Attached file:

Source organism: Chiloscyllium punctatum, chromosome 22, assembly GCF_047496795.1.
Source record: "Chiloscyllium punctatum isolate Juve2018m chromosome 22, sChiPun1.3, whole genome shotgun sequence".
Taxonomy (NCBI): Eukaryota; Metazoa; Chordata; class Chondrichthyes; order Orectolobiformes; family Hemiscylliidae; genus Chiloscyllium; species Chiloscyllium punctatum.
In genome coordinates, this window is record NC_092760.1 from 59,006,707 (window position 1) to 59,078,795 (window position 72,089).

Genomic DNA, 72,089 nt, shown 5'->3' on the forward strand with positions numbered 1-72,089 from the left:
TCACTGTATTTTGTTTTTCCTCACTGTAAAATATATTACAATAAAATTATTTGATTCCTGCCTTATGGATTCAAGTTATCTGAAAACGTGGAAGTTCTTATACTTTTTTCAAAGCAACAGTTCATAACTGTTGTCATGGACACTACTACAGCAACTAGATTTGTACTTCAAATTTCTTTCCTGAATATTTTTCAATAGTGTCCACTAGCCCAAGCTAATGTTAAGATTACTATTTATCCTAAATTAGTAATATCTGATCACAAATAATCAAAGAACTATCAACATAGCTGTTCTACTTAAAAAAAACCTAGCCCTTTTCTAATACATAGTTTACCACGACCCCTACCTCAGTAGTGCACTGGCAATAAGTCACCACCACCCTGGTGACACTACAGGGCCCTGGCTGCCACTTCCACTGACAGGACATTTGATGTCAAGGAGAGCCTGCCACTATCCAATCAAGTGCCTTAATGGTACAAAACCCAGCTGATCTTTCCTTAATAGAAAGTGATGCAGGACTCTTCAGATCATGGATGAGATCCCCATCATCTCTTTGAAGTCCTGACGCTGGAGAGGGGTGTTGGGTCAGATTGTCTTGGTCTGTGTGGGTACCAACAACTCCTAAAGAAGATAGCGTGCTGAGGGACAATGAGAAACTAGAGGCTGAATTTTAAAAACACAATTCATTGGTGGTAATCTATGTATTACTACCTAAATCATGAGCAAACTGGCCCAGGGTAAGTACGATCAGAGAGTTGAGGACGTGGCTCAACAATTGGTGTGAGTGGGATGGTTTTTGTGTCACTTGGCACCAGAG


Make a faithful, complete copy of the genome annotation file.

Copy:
Source organism: Chiloscyllium punctatum, chromosome 22, assembly GCF_047496795.1.
Source record: "Chiloscyllium punctatum isolate Juve2018m chromosome 22, sChiPun1.3, whole genome shotgun sequence".
Taxonomy (NCBI): Eukaryota; Metazoa; Chordata; class Chondrichthyes; order Orectolobiformes; family Hemiscylliidae; genus Chiloscyllium; species Chiloscyllium punctatum.
In genome coordinates, this window is record NC_092760.1 from 59,006,707 (window position 1) to 59,078,795 (window position 72,089).

Genomic DNA, 72,089 nt, shown 5'->3' on the forward strand with positions numbered 1-72,089 from the left:
TCACTGTATTTTGTTTTTCCTCACTGTAAAATATATTACAATAAAATTATTTGATTCCTGCCTTATGGATTCAAGTTATCTGAAAACGTGGAAGTTCTTATACTTTTTTCAAAGCAACAGTTCATAACTGTTGTCATGGACACTACTACAGCAACTAGATTTGTACTTCAAATTTCTTTCCTGAATATTTTTCAATAGTGTCCACTAGCCCAAGCTAATGTTAAGATTACTATTTATCCTAAATTAGTAATATCTGATCACAAATAATCAAAGAACTATCAACATAGCTGTTCTACTTAAAAAAAACCTAGCCCTTTTCTAATACATAGTTTACCACGACCCCTACCTCAGTAGTGCACTGGCAATAAGTCACCACCACCCTGGTGACACTACAGGGCCCTGGCTGCCACTTCCACTGACAGGACATTTGATGTCAAGGAGAGCCTGCCACTATCCAATCAAGTGCCTTAATGGTACAAAACCCAGCTGATCTTTCCTTAATAGAAAGTGATGCAGGACTCTTCAGATCATGGATGAGATCCCCATCATCTCTTTGAAGTCCTGACGCTGGAGAGGGGTGTTGGGTCAGATTGTCTTGGTCTGTGTGGGTACCAACAACTCCTAAAGAAGATAGCGTGCTGAGGGACAATGAGAAACTAGAGGCTGAATTTTAAAAACACAATTCATTGGTGGTAATCTATGTATTACTACCTAAATCATGAGCAAACTGGCCCAGGGTAAGTACGATCAGAGAGTTGAGGACGTGGCTCAACAATTGGTGTGAGTGGGATGGTTTTTGTGTCACTTGGCACCAGAG